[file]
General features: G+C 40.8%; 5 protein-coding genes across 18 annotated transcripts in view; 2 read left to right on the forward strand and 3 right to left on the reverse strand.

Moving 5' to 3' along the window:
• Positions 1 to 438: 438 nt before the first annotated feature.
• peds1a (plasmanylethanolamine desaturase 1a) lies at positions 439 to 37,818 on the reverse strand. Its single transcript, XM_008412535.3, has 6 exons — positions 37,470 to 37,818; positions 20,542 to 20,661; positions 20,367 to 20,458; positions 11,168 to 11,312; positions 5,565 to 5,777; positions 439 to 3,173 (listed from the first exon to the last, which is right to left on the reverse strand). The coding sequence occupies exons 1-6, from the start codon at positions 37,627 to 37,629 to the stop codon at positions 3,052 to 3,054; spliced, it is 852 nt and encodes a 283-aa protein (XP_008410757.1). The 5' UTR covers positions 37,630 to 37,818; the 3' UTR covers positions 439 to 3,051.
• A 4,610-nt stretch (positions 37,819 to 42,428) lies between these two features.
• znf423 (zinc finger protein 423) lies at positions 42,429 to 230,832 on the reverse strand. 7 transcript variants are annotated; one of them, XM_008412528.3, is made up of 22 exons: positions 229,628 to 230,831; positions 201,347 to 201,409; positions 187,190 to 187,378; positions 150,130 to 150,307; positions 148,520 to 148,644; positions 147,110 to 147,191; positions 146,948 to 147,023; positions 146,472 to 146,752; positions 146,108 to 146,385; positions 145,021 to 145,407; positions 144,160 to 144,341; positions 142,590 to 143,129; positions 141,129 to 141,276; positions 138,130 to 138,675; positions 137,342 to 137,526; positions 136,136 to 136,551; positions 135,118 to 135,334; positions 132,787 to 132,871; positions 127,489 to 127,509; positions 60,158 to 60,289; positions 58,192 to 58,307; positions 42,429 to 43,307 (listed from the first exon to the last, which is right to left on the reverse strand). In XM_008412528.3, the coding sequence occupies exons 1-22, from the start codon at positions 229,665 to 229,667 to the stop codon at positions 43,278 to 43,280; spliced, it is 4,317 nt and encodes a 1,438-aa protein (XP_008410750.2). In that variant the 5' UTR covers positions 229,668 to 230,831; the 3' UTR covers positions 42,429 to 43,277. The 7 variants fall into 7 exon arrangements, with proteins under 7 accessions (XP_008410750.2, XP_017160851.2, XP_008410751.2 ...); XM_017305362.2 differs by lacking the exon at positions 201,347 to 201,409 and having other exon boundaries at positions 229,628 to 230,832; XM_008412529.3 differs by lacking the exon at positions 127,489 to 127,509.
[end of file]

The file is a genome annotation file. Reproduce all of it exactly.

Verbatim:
General features: G+C 40.8%; 5 protein-coding genes across 18 annotated transcripts in view; 2 read left to right on the forward strand and 3 right to left on the reverse strand.

Moving 5' to 3' along the window:
• Positions 1 to 438: 438 nt before the first annotated feature.
• peds1a (plasmanylethanolamine desaturase 1a) lies at positions 439 to 37,818 on the reverse strand. Its single transcript, XM_008412535.3, has 6 exons — positions 37,470 to 37,818; positions 20,542 to 20,661; positions 20,367 to 20,458; positions 11,168 to 11,312; positions 5,565 to 5,777; positions 439 to 3,173 (listed from the first exon to the last, which is right to left on the reverse strand). The coding sequence occupies exons 1-6, from the start codon at positions 37,627 to 37,629 to the stop codon at positions 3,052 to 3,054; spliced, it is 852 nt and encodes a 283-aa protein (XP_008410757.1). The 5' UTR covers positions 37,630 to 37,818; the 3' UTR covers positions 439 to 3,051.
• A 4,610-nt stretch (positions 37,819 to 42,428) lies between these two features.
• znf423 (zinc finger protein 423) lies at positions 42,429 to 230,832 on the reverse strand. 7 transcript variants are annotated; one of them, XM_008412528.3, is made up of 22 exons: positions 229,628 to 230,831; positions 201,347 to 201,409; positions 187,190 to 187,378; positions 150,130 to 150,307; positions 148,520 to 148,644; positions 147,110 to 147,191; positions 146,948 to 147,023; positions 146,472 to 146,752; positions 146,108 to 146,385; positions 145,021 to 145,407; positions 144,160 to 144,341; positions 142,590 to 143,129; positions 141,129 to 141,276; positions 138,130 to 138,675; positions 137,342 to 137,526; positions 136,136 to 136,551; positions 135,118 to 135,334; positions 132,787 to 132,871; positions 127,489 to 127,509; positions 60,158 to 60,289; positions 58,192 to 58,307; positions 42,429 to 43,307 (listed from the first exon to the last, which is right to left on the reverse strand). In XM_008412528.3, the coding sequence occupies exons 1-22, from the start codon at positions 229,665 to 229,667 to the stop codon at positions 43,278 to 43,280; spliced, it is 4,317 nt and encodes a 1,438-aa protein (XP_008410750.2). In that variant the 5' UTR covers positions 229,668 to 230,831; the 3' UTR covers positions 42,429 to 43,277. The 7 variants fall into 7 exon arrangements, with proteins under 7 accessions (XP_008410750.2, XP_017160851.2, XP_008410751.2 ...); XM_017305362.2 differs by lacking the exon at positions 201,347 to 201,409 and having other exon boundaries at positions 229,628 to 230,832; XM_008412529.3 differs by lacking the exon at positions 127,489 to 127,509.